• Students can reach higher prize levels and win additional privileges and prizes, but getting to the big event is the most appealing feature to this type of program.
  • Big event programs work extremely well for larger groups that need to get more students involved in their school fundraiser.

3 Reasons Schools Want Big Event Fundraising Prizes

Why Schools Choose a Big Event Incentive

Parents don’t have to sell very much in order to get their students into a big event. This is why many schools choose our big event programs. In other words, parents understand they won’t have to work very hard to appease their students. Traditional prize programs only offer the cheap prizes for selling a few items from the brochure, which is why most students only want the higher level prizes.

So why did our catholic school opt for a traditional prize program? We know they already had a large number of students participating. They were still looking to upgrade their prize program; however, if they had chosen Reptile Adventures, their concern was that too many students would have been content at the lowest prize level. Going to the reptile show is what most students want.

Which Types of Schools Excel with Big Events?

Which schools benefit the most from big event prize programs? Larger enrollment elementary schools that are struggling with lower than desired student participation. Many schools hover around 10% on the low end, and consider it a major accomplishment if they can get 25% of their students to sell. Just think of the amount of money that can be brought in if they were able to improve it to say 50% or more.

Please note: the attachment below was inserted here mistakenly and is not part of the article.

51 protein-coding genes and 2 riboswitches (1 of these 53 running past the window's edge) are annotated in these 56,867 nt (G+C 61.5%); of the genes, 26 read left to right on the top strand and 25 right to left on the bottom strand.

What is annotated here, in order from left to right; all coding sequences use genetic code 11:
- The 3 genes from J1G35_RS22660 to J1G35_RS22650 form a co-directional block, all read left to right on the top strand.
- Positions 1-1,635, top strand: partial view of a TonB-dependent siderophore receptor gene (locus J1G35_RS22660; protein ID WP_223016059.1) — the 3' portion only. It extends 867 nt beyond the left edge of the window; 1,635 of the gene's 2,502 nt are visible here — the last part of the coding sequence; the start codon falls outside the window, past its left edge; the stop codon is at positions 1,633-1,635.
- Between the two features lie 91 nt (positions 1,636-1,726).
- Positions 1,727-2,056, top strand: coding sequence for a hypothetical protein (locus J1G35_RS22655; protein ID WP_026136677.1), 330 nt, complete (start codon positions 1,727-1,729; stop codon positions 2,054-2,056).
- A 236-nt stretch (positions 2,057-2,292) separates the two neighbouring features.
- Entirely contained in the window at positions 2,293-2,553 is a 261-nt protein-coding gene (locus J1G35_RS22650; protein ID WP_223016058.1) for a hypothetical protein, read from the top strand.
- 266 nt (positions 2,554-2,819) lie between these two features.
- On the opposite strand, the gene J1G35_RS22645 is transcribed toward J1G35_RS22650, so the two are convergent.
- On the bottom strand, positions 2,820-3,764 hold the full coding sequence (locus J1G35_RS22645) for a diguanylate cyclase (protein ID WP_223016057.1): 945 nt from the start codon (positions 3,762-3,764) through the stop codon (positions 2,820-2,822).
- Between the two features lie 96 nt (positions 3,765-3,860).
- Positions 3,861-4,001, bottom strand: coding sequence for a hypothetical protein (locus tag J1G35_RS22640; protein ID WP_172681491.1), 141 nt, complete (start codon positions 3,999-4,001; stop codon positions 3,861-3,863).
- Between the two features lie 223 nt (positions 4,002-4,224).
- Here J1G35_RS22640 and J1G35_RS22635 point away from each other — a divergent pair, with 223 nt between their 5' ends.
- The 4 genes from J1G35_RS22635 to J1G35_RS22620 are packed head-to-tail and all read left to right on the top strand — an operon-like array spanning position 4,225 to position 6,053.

Big schools have the greatest potential for sales gain because of the number of students that could be selling. Many have become disillusioned with traditional prize programs that force students to sell a lot more, just to receive a worthwhile prize. As it turns out, the majority of students who sell don’t end up trying for the higher levels.

How to Improve Schoolwide Fundraiser Participation

Our conclusion, larger schools with a lower student participation rate appear to benefit the most from big event fundraising programs. And smaller schools? It depends.